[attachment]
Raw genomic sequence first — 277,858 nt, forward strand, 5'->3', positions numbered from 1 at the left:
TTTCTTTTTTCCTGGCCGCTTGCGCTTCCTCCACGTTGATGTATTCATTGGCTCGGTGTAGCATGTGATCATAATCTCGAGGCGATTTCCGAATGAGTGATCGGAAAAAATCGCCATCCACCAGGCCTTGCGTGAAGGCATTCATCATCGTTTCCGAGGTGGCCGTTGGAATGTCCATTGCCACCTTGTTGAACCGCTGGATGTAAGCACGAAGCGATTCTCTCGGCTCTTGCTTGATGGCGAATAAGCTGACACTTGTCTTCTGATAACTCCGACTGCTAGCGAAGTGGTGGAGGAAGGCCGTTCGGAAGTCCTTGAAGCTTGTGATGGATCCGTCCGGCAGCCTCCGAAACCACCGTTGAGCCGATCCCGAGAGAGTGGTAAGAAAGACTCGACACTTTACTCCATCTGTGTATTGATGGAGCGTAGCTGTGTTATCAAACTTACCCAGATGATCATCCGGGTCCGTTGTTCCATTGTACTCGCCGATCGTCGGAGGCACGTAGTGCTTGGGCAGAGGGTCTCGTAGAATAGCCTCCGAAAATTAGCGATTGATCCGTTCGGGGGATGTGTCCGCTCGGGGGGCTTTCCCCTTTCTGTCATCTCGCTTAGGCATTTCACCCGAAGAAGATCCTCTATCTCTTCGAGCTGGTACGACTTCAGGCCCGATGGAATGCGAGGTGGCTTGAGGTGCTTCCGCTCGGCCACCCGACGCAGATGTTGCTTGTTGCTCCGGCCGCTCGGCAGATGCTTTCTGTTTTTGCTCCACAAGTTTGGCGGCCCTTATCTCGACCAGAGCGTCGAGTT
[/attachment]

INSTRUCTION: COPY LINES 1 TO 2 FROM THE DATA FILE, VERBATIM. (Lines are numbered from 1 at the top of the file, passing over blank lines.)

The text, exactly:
Raw genomic sequence first — 277,858 nt, forward strand, 5'->3', positions numbered from 1 at the left:
TTTCTTTTTTCCTGGCCGCTTGCGCTTCCTCCACGTTGATGTATTCATTGGCTCGGTGTAGCATGTGATCATAATCTCGAGGCGATTTCCGAATGAGTGATCGGAAAAAATCGCCATCCACCAGGCCTTGCGTGAAGGCATTCATCATCGTTTCCGAGGTGGCCGTTGGAATGTCCATTGCCACCTTGTTGAACCGCTGGATGTAAGCACGAAGCGATTCTCTCGGCTCTTGCTTGATGGCGAATAAGCTGACACTTGTCTTCTGATAACTCCGACTGCTAGCGAAGTGGTGGAGGAAGGCCGTTCGGAAGTCCTTGAAGCTTGTGATGGATCCGTCCGGCAGCCTCCGAAACCACCGTTGAGCCGATCCCGAGAGAGTGGTAAGAAAGACTCGACACTTTACTCCATCTGTGTATTGATGGAGCGTAGCTGTGTTATCAAACTTACCCAGATGATCATCCGGGTCCGTTGTTCCATTGTACTCGCCGATCGTCGGAGGCACGTAGTGCTTGGGCAGAGGGTCTCGTAGAATAGCCTCCGAAAATTAGCGATTGATCCGTTCGGGGGATGTGTCCGCTCGGGGGGCTTTCCCCTTTCTGTCATCTCGCTTAGGCATTTCACCCGAAGAAGATCCTCTATCTCTTCGAGCTGGTACGACTTCAGGCCCGATGGAATGCGAGGTGGCTTGAGGTGCTTCCGCTCGGCCACCCGACGCAGATGTTGCTTGTTGCTCCGGCCGCTCGGCAGATGCTTTCTGTTTTTGCTCCACAAGTTTGGCGGCCCTTATCTCGACCAGAGCGTCGAGTT